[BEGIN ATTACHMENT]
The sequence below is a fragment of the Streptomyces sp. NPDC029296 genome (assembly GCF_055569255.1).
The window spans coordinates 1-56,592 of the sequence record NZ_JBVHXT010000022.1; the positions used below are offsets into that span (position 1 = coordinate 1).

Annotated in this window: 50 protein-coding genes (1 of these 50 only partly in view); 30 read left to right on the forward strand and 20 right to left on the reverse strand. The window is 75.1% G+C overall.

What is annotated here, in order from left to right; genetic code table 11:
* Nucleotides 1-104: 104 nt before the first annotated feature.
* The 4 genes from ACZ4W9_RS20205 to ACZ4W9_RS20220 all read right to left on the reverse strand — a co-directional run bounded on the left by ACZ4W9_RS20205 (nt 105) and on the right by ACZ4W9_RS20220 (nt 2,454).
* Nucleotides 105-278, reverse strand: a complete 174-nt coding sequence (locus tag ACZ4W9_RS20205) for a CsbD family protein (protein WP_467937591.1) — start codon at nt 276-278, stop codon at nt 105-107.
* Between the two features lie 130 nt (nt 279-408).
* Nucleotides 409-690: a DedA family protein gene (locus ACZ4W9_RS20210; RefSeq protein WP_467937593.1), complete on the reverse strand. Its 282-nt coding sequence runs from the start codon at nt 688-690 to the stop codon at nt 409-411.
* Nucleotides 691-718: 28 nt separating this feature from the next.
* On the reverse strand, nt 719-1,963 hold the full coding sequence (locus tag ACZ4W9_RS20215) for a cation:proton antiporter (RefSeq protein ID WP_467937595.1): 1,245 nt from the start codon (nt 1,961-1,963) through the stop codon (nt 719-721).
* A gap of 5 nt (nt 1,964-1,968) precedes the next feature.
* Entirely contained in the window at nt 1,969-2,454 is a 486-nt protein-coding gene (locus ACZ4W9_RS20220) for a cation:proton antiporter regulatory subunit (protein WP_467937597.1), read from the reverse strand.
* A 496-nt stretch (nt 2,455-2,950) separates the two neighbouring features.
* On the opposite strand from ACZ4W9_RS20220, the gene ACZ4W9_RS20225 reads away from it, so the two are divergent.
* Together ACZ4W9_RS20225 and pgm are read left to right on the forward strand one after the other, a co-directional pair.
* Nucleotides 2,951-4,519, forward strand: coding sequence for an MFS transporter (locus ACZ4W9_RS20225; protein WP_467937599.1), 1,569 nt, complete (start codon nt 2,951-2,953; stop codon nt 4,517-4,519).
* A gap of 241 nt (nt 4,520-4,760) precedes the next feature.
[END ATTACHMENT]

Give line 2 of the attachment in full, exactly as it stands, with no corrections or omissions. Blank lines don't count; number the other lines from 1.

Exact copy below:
The window spans coordinates 1-56,592 of the sequence record NZ_JBVHXT010000022.1; the positions used below are offsets into that span (position 1 = coordinate 1).